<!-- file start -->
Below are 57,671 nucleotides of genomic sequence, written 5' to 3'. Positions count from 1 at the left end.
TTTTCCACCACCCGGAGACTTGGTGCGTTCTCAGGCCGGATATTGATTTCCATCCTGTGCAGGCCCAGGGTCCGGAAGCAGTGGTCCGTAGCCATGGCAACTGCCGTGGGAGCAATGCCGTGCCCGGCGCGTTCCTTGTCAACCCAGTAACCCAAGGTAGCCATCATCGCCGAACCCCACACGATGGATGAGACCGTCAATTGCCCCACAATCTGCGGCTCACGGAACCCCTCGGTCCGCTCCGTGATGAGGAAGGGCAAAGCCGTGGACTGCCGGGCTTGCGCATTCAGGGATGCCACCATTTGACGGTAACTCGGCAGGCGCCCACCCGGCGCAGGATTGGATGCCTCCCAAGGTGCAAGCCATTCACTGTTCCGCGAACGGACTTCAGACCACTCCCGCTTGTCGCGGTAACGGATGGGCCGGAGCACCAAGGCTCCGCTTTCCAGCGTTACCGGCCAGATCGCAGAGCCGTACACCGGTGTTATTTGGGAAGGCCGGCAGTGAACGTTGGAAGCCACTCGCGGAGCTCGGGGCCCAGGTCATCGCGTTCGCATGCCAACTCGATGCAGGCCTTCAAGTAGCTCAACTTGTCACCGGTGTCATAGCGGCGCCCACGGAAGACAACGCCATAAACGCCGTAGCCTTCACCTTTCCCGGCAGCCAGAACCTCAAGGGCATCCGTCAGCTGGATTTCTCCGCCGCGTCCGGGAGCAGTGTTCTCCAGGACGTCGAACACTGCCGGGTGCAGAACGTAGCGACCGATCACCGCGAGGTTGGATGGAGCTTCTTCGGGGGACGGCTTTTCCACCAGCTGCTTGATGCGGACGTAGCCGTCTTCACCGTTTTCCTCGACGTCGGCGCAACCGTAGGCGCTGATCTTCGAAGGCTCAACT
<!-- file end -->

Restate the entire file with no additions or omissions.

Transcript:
Below are 57,671 nucleotides of genomic sequence, written 5' to 3'. Positions count from 1 at the left end.
TTTTCCACCACCCGGAGACTTGGTGCGTTCTCAGGCCGGATATTGATTTCCATCCTGTGCAGGCCCAGGGTCCGGAAGCAGTGGTCCGTAGCCATGGCAACTGCCGTGGGAGCAATGCCGTGCCCGGCGCGTTCCTTGTCAACCCAGTAACCCAAGGTAGCCATCATCGCCGAACCCCACACGATGGATGAGACCGTCAATTGCCCCACAATCTGCGGCTCACGGAACCCCTCGGTCCGCTCCGTGATGAGGAAGGGCAAAGCCGTGGACTGCCGGGCTTGCGCATTCAGGGATGCCACCATTTGACGGTAACTCGGCAGGCGCCCACCCGGCGCAGGATTGGATGCCTCCCAAGGTGCAAGCCATTCACTGTTCCGCGAACGGACTTCAGACCACTCCCGCTTGTCGCGGTAACGGATGGGCCGGAGCACCAAGGCTCCGCTTTCCAGCGTTACCGGCCAGATCGCAGAGCCGTACACCGGTGTTATTTGGGAAGGCCGGCAGTGAACGTTGGAAGCCACTCGCGGAGCTCGGGGCCCAGGTCATCGCGTTCGCATGCCAACTCGATGCAGGCCTTCAAGTAGCTCAACTTGTCACCGGTGTCATAGCGGCGCCCACGGAAGACAACGCCATAAACGCCGTAGCCTTCACCTTTCCCGGCAGCCAGAACCTCAAGGGCATCCGTCAGCTGGATTTCTCCGCCGCGTCCGGGAGCAGTGTTCTCCAGGACGTCGAACACTGCCGGGTGCAGAACGTAGCGACCGATCACCGCGAGGTTGGATGGAGCTTCTTCGGGGGACGGCTTTTCCACCAGCTGCTTGATGCGGACGTAGCCGTCTTCACCGTTTTCCTCGACGTCGGCGCAACCGTAGGCGCTGATCTTCGAAGGCTCAACT